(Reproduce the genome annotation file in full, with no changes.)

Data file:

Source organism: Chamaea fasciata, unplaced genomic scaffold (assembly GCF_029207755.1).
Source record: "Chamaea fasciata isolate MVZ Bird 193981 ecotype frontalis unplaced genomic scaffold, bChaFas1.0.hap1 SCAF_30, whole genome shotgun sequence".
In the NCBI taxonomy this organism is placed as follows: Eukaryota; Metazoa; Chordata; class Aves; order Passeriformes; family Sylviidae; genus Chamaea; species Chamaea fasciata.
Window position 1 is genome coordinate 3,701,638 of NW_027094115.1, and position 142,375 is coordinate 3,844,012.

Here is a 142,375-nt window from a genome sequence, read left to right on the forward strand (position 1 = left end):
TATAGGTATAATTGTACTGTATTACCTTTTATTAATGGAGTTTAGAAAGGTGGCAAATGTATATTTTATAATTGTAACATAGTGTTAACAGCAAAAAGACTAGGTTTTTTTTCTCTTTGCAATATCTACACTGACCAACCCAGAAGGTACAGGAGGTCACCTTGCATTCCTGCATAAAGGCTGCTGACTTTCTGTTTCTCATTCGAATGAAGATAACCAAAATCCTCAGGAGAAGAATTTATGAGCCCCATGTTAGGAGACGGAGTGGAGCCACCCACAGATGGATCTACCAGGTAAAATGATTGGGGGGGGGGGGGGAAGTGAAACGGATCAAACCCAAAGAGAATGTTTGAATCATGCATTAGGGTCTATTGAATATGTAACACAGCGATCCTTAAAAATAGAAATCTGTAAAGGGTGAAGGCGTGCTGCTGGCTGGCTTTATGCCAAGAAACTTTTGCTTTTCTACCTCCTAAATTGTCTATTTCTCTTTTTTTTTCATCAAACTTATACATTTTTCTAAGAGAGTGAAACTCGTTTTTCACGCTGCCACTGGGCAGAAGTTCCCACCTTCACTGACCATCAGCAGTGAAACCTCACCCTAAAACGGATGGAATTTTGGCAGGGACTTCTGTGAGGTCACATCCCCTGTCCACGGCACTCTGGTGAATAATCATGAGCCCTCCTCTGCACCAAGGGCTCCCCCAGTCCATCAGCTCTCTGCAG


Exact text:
Source organism: Chamaea fasciata, unplaced genomic scaffold (assembly GCF_029207755.1).
Source record: "Chamaea fasciata isolate MVZ Bird 193981 ecotype frontalis unplaced genomic scaffold, bChaFas1.0.hap1 SCAF_30, whole genome shotgun sequence".
In the NCBI taxonomy this organism is placed as follows: Eukaryota; Metazoa; Chordata; class Aves; order Passeriformes; family Sylviidae; genus Chamaea; species Chamaea fasciata.
Window position 1 is genome coordinate 3,701,638 of NW_027094115.1, and position 142,375 is coordinate 3,844,012.

Here is a 142,375-nt window from a genome sequence, read left to right on the forward strand (position 1 = left end):
TATAGGTATAATTGTACTGTATTACCTTTTATTAATGGAGTTTAGAAAGGTGGCAAATGTATATTTTATAATTGTAACATAGTGTTAACAGCAAAAAGACTAGGTTTTTTTTCTCTTTGCAATATCTACACTGACCAACCCAGAAGGTACAGGAGGTCACCTTGCATTCCTGCATAAAGGCTGCTGACTTTCTGTTTCTCATTCGAATGAAGATAACCAAAATCCTCAGGAGAAGAATTTATGAGCCCCATGTTAGGAGACGGAGTGGAGCCACCCACAGATGGATCTACCAGGTAAAATGATTGGGGGGGGGGGGGGAAGTGAAACGGATCAAACCCAAAGAGAATGTTTGAATCATGCATTAGGGTCTATTGAATATGTAACACAGCGATCCTTAAAAATAGAAATCTGTAAAGGGTGAAGGCGTGCTGCTGGCTGGCTTTATGCCAAGAAACTTTTGCTTTTCTACCTCCTAAATTGTCTATTTCTCTTTTTTTTTCATCAAACTTATACATTTTTCTAAGAGAGTGAAACTCGTTTTTCACGCTGCCACTGGGCAGAAGTTCCCACCTTCACTGACCATCAGCAGTGAAACCTCACCCTAAAACGGATGGAATTTTGGCAGGGACTTCTGTGAGGTCACATCCCCTGTCCACGGCACTCTGGTGAATAATCATGAGCCCTCCTCTGCACCAAGGGCTCCCCCAGTCCATCAGCTCTCTGCAG